She gathered the coins and carefully placed them in her handbag. “Really? Full coins. You’re going to make me get change, aren’t you? I swear.”
Craig rolled his eyes but resumed his leisurely pose. “That’s what the banks are for. Plus, it’ll help you budget. Never got into all that, but I hear it’s important.”
“You wouldn’t know a budget if it jumped out of a bush and nipped you in the heel,” Mackenzie retorted. “Oh, speaking of nipping, Mrs. Ragginold called.”
Craig’s muscles visibly tensed for a moment. “What did the old lady want?”
“She’s ready to take a look at the beach front property you promised her last month. She also couldn’t wait to see, and I quote, her ‘tall, dark, and dreamy realtor with the rump of an Atlantian Prince’ tomorrow at nine.”
Craig was handsome and somewhat charming, but he only knew that because Viv, his wife, used to tell him those things. However, Mrs. Ragginold liked to mention his looks frequently, and it always made him uncomfortable. “Kind of lonely, isn’t she? And pushy.”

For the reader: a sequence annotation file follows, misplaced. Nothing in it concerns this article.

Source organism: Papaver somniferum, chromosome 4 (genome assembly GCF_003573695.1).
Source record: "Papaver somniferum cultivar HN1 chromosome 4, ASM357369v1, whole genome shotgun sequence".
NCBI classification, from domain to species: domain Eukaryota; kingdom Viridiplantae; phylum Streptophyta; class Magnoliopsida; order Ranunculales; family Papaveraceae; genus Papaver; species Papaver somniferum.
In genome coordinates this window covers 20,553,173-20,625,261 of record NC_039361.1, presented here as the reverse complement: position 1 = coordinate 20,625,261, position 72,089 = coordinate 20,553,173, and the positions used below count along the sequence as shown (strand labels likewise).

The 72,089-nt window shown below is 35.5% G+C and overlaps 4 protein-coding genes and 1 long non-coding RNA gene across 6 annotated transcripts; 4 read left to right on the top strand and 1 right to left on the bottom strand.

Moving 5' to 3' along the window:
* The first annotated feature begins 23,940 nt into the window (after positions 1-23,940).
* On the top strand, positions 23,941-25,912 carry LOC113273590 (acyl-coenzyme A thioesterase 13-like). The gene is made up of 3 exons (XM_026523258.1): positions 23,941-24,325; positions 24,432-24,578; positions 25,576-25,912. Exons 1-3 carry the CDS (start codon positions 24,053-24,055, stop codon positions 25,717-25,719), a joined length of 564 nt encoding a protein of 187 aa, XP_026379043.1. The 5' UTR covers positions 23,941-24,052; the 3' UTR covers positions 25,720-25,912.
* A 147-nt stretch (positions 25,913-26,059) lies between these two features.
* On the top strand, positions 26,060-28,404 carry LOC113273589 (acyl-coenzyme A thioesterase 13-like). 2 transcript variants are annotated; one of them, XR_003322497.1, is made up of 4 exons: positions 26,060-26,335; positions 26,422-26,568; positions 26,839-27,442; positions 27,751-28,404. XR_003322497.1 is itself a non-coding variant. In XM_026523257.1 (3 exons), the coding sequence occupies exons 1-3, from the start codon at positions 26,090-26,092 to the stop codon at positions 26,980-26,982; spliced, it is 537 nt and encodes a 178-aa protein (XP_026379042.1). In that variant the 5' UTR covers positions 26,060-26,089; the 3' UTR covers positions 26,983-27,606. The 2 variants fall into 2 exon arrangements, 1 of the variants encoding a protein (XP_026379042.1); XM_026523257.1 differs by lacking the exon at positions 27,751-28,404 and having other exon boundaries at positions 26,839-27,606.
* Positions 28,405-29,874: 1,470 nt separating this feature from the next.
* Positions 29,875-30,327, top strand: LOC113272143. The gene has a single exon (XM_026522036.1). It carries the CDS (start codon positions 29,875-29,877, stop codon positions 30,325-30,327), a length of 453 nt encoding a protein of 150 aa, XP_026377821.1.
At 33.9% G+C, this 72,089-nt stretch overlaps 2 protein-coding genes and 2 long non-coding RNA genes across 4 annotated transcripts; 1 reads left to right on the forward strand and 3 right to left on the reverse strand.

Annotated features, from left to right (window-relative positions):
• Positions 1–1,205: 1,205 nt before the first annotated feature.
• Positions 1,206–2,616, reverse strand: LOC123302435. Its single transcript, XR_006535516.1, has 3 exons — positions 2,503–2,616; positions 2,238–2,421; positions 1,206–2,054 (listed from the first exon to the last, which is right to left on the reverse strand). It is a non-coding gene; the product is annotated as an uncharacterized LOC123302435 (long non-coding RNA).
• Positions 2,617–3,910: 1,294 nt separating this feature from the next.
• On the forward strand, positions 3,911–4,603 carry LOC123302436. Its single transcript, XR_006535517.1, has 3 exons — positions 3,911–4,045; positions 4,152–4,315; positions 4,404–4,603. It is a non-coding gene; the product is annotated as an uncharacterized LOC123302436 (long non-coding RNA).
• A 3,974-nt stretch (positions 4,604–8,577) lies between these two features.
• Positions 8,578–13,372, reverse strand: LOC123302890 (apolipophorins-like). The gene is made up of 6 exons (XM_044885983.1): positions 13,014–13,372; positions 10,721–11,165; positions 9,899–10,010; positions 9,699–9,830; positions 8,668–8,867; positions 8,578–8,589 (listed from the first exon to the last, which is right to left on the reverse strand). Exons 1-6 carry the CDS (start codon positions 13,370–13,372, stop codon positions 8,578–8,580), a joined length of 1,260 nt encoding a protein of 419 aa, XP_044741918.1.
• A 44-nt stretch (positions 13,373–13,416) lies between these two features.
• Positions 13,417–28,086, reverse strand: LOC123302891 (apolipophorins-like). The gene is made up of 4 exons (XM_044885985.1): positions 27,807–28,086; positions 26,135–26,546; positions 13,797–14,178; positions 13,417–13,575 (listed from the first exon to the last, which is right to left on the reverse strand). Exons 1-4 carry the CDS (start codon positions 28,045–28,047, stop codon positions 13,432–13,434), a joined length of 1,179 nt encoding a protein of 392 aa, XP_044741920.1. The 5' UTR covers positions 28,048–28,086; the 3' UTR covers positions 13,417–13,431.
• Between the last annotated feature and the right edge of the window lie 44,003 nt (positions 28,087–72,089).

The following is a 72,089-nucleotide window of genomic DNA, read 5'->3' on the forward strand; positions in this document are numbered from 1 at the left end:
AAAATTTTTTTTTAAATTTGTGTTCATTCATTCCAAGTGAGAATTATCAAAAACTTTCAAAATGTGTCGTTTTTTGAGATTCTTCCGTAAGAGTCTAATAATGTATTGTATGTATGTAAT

“If you would just bring in better bounties instead of playing counselor and letting the little fish go, you could knock off the side gig. Might make Viv happier too.”
Craig shook his head. “Viv wouldn’t be happy with all the money in Atlantis and the Green coast combined. She’d still find something to gripe to me about.”
Mackenzie’s face flattened, and her playful tone turned serious. “You should still close the deals you can close. I’m tired of delayed paychecks.”
Craig set his feet down again with a thump this time. He gripped the table. “Mac, I’m doing what I can,” he snapped. “It’s not easy balancing everything, but I get it done. If you don’t like it, you don’t have to stick around. There’s the door.” He pointed.